But a closer look uncovered a much more intricate structure than the proton, neutron, and electron could create on their own. In 1929, Ernest O. Lawrence built the first circular particle accelerator, which measured a mere 5 inches around. Delighted by his intriguing new tool, Lawrence began using it to explore the vast uncharted territory of the subatomic scale. Scientists quickly discovered new particles. Some, such as the muon, were related to the electron; others, like quarks, were later found to be the constituent bits of protons and neutrons. These new particles triggered a worldwide feeding frenzy, and physicists began constructing ever-larger accelerators to probe progressively deeper into the subatomic world. Fermilab and CERN (the European Organization for Nuclear Research, located near Geneva) emerged as the two heavyweights on the scene and have been alternating discoveries ever since (see "Subatomic Scorecard").
Eventually, physicists constructed a theory known as the Standard Model, which is still in place today. The Standard Model lists all the fundamental fragments of the universe and describes the laws that govern their interactions. The culmination of 100 years of effort by thousands of the world's top minds, the Standard Model reduces the fundamental building blocks of the universe to a set of rules basic enough to fit on a T-shirt. That's just the kind of order and simplicity that physicists love. "What it boils down to, this chaotic world, is very few things," proclaims Harry Weerts, an experimental physicist at Fermilab.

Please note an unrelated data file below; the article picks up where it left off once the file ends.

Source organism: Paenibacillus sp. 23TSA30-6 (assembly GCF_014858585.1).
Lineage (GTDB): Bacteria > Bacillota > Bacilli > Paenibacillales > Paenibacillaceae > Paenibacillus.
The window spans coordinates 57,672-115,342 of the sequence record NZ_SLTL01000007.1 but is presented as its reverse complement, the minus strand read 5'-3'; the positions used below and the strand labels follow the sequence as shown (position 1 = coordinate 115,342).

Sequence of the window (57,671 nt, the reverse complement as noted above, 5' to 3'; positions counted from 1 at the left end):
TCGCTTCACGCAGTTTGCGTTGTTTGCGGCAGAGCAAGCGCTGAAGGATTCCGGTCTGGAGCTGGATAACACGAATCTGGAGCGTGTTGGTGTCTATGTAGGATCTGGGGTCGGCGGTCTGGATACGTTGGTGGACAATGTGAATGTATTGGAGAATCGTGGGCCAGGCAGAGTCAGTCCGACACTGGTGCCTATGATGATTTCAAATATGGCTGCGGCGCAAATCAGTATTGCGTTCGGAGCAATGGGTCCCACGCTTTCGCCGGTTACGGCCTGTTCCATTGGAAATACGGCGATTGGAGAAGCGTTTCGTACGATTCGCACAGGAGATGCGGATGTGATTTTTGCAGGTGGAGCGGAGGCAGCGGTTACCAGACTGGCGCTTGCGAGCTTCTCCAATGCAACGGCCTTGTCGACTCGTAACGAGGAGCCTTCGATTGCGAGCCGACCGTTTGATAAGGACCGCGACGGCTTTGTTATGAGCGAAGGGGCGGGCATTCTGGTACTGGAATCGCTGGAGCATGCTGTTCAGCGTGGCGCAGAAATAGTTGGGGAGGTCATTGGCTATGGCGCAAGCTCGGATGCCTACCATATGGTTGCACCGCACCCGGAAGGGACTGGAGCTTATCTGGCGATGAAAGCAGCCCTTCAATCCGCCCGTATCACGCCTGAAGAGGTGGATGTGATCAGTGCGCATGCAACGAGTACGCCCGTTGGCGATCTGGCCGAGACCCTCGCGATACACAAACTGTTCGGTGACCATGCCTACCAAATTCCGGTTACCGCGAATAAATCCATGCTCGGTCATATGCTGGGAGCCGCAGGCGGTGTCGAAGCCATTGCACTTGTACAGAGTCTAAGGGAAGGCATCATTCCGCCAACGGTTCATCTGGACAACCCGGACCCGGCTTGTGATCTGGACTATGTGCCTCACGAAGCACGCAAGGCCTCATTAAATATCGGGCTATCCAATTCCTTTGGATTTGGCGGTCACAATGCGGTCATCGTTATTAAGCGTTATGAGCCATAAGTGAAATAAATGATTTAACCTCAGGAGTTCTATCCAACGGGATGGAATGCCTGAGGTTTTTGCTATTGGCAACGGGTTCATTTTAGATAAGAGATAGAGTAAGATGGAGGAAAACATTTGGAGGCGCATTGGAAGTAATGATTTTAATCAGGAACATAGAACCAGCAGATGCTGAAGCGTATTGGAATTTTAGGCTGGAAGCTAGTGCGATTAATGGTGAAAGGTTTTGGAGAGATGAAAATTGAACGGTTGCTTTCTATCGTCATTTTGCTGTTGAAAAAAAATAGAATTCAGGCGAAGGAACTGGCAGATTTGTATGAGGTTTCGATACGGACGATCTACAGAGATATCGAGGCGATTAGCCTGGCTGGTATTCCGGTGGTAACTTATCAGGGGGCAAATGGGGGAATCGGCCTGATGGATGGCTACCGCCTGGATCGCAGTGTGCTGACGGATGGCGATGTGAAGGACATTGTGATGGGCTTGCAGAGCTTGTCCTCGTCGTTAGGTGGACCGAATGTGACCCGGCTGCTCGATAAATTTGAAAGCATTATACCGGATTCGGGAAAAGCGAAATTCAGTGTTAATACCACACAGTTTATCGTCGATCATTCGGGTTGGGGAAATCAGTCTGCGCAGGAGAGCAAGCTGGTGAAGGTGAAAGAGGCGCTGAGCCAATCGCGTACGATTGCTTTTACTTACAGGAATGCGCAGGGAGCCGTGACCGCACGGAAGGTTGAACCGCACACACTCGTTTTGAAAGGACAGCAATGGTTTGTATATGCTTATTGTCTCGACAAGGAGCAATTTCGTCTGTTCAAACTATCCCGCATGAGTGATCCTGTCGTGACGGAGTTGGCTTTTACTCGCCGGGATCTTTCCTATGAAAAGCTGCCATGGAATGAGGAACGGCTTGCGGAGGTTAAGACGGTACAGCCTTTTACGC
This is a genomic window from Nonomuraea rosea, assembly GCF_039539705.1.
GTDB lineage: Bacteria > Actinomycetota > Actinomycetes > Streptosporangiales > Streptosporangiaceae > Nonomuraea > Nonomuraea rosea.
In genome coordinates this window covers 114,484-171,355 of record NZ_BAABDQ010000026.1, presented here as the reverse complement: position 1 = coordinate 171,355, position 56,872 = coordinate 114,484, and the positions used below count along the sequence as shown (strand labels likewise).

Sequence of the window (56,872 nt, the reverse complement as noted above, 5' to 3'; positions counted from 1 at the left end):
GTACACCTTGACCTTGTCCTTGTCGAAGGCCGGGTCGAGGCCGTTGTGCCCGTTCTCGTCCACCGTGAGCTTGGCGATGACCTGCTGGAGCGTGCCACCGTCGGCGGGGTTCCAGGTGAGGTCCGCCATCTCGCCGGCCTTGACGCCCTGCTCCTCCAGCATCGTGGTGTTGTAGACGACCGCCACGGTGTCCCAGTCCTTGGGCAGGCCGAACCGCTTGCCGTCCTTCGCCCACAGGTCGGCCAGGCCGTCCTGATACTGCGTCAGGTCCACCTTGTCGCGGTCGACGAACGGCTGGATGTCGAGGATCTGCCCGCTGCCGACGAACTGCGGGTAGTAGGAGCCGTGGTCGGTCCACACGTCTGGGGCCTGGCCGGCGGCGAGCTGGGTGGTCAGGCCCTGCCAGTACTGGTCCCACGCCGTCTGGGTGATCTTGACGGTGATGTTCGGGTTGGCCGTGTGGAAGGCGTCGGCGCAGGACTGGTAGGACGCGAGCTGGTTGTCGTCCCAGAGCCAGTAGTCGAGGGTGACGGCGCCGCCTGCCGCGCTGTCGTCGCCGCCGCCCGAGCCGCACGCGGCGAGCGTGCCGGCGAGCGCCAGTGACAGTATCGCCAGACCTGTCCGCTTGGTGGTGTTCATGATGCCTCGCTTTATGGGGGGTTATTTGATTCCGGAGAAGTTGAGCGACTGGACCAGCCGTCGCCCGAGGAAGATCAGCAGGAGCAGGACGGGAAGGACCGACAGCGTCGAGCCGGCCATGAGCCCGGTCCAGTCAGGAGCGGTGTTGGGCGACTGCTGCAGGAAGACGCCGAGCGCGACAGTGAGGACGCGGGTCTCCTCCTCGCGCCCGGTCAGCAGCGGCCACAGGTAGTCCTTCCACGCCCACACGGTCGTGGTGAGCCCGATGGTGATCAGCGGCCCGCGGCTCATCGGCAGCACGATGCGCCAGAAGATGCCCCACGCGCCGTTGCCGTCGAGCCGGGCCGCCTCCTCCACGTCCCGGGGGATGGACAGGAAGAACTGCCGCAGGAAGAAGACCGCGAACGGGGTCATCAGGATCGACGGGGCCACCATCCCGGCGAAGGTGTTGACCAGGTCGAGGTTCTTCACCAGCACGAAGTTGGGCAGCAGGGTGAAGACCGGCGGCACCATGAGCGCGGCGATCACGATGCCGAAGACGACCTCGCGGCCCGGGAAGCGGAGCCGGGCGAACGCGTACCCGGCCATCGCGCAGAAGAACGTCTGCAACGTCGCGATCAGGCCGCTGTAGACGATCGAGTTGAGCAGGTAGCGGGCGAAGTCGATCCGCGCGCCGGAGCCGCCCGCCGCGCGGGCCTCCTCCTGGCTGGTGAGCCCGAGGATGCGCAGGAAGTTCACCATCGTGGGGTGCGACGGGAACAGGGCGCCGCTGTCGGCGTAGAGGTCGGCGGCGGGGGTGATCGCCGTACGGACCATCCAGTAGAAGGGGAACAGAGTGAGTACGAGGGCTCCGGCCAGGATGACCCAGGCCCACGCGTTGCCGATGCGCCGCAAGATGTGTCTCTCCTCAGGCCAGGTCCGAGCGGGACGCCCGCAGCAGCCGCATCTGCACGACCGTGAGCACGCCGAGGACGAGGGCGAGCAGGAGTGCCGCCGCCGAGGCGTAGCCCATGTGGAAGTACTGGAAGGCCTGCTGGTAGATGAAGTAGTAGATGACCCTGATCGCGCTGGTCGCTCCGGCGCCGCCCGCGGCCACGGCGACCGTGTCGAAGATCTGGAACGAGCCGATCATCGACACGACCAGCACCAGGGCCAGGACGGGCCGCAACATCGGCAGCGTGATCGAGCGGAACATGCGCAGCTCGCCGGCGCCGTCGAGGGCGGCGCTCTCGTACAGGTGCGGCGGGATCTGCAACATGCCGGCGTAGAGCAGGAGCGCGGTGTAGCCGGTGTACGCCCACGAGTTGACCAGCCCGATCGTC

But there's a catch: The Standard Model predicts that there should be a Higgs boson-without it, everything in the universe would be weightless. There would be no stars, or planets, or people, because everything would be flying through the universe at the speed of light. "All things out there get their mass from the Higgs," explains Hill. According to Peter Jenni, a spokesman for a CERN experiment, physicists need the Higgs to explain what to a regular person might seem obvious enough: Things have mass.
But finding the Higgs boson has been problematic. Unlike many of its elementary cousins, the Higgs doesn't normally appear as a distinct particle. Instead, it usually takes the form of an ethereal field, an invisible vapor that pervades all space.
There's a Higgs field right now between your nose and this page, just as there's one occupying the farthest reaches of the universe.
The Higgs field exerts more drag on some particles than on others. The more affected a particle is by the Higgs, the more weight, or mass, it possesses. Hill likens the Higgs field to the ocean, whose currents make movement tough for some creatures but not for others. "For example, you have a jellyfish that moves kind of slowly," Hill explains. "That's like the analogue of the top quark," the most massive particle known. The electron, by contrast, a very light particle, "is like a little fish that can dart around." David Miller, a physicist at University College London, has another metaphor for the Higgs field: celebrity. Imagine a party at which Madonna is a guest. Due to the hordes of clamoring fans, she finds it difficult to move around freely. Madonna is the equivalent of a heavy particle, preferentially slowed by the Higgs field. Meanwhile, a regular partygoer is like a light particle-with no papa-razzi to drag her down, she can breeze straight to the buffet.
To find the Higgs boson, scientists must first tease it out of the Higgs field. Just as a cloud forms raindrops only when conditions are right, a Higgs boson condenses out of the Higgs field only when enough energy is present. That's why particle accelerators boost protons and antiprotons to such unthinkable speeds: to concentrate as much energy as possible in a small space.